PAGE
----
Campus Access Only
All rights reserved. This publication is intended for use solely by faculty, students, and staff of University of the Pacific. No part of this publication may be reproduced, distributed, or transmitted in any form or by any means, now known or later developed, including but not limited to photocopying, recording, or other electronic or mechanical methods, without the prior written permission of the author or the publisher.
Date of Award
Dissertation - Pacific Access Restricted
Doctor of Education (Ed.D.)
Educational Administration and Leadership
First Committee Member
Second Committee Member
Third Committee Member
Attendance in our nation's schools continues to decline. It is necessary for schools to expand their programs and strategies to improve student attendance. Incentives and rewards for excellent attendance have had positive results in studies researched, but little has been done to research the relationship between changes in attendance and implemented incentive programs. This quantitative study examined the effects of extrinsic rewards on high school student attendance at two separate schools. The first part of the study enabled a chance to win a daily cash prize with value based upon the number of students successfully attending all day. Changes in attendance in the current school year versus the previous school year were measured and analyzed. The second part of the study compared attendance and student attitudes between two comprehensive high schools, where one school represented the treatment group and other the control group. Attendance performance criteria were established that would allow students the chance to earn extrinsic rewards at the end of the first semester of school. Changes in attendance in the current school year versus the previous school year were measured and analyzed. An analysis between change in attendance, school GPA, and student GPA was performed for each school and compared. Finally, a longitudinal study was performed using surveys at each school to measure any changes in student attitudes related to (a) reasons for attending school, (b) interest in school, and (c) satisfaction with school. The null hypotheses were there is no statistically significant relationship between the use of rewards for excellent attendance and (a) the average daily attendance of students, (b) their grade point averages, (c) their motivation to attend, or (d) their interest and satisfaction in the school experience. Results of the first study showed that the change in attendance between school years was statistically significant. While the second showed statistically significant increases in attendance at both schools, the additional increase at the treatment school was also significant. No significant relationship was found between the use of rewards for attendance and school GPA, student GPA, motivation to attend, or the interest and satisfaction in the school experience.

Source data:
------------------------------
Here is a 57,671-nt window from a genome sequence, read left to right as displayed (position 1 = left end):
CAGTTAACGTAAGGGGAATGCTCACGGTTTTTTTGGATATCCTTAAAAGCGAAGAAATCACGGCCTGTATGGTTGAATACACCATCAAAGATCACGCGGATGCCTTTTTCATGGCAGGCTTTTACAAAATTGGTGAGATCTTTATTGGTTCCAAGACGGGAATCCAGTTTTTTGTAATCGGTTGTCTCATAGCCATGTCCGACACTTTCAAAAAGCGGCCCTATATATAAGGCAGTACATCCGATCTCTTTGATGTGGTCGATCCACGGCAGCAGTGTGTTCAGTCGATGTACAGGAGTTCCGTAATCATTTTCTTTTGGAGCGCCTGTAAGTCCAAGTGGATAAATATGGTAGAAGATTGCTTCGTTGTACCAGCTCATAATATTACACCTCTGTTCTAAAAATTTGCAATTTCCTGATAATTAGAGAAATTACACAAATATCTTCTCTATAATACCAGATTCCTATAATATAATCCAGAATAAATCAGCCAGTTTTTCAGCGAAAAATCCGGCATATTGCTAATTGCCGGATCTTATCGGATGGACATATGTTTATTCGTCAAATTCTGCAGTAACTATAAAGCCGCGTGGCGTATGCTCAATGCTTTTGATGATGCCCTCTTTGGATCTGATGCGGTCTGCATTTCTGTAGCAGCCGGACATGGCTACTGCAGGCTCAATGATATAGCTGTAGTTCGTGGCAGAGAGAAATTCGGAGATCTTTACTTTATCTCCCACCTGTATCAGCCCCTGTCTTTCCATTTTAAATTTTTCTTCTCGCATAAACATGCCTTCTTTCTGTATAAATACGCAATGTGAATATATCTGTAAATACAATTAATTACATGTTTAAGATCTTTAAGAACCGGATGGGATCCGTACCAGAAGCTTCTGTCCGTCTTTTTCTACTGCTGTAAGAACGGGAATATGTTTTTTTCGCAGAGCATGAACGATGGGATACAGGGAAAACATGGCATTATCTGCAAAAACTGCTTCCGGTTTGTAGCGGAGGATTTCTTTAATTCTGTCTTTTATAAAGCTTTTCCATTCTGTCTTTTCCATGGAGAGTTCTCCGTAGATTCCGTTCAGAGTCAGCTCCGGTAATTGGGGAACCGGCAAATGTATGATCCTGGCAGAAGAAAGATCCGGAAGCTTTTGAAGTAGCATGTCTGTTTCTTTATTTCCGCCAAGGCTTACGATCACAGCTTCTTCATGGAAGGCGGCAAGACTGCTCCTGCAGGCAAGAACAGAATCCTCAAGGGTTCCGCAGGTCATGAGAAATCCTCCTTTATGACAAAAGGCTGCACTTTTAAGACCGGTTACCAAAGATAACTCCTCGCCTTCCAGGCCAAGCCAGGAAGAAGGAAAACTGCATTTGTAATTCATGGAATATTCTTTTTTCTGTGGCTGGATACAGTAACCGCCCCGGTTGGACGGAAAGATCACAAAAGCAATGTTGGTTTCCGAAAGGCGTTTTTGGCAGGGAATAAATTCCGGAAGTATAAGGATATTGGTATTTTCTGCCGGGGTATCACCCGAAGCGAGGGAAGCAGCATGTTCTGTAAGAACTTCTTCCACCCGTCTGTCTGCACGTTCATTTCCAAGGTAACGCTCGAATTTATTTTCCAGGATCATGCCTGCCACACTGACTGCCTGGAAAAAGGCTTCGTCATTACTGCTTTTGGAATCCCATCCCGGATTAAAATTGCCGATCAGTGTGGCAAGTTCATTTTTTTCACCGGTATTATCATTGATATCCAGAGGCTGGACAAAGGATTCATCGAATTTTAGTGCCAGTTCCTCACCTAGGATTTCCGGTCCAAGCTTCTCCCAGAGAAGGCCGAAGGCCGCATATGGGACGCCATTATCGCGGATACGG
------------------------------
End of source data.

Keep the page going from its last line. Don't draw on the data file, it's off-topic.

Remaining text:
9780493646459 , 0493646450
Freise, Lawrence Michael. (2002). The effects of extrinsic rewards on high school student attendance. University of the Pacific, Dissertation - Pacific Access Restricted. https://scholarlycommons.pacific.edu/uop_etds/2541
To access this thesis/dissertation you must have a valid pacific.edu email address and log-in to Scholarly Commons.Find in PacificSearch Find in ProQuest
If you are the author and would like to grant permission to make your work openly accessible, please email
In Copyright. URI: http://rightsstatements.org/vocab/InC/1.0/
This Item is protected by copyright and/or related rights. You are free to use this Item in any way that is permitted by the copyright and related rights legislation that applies to your use. For other uses you need to obtain permission from the rights-holder(s).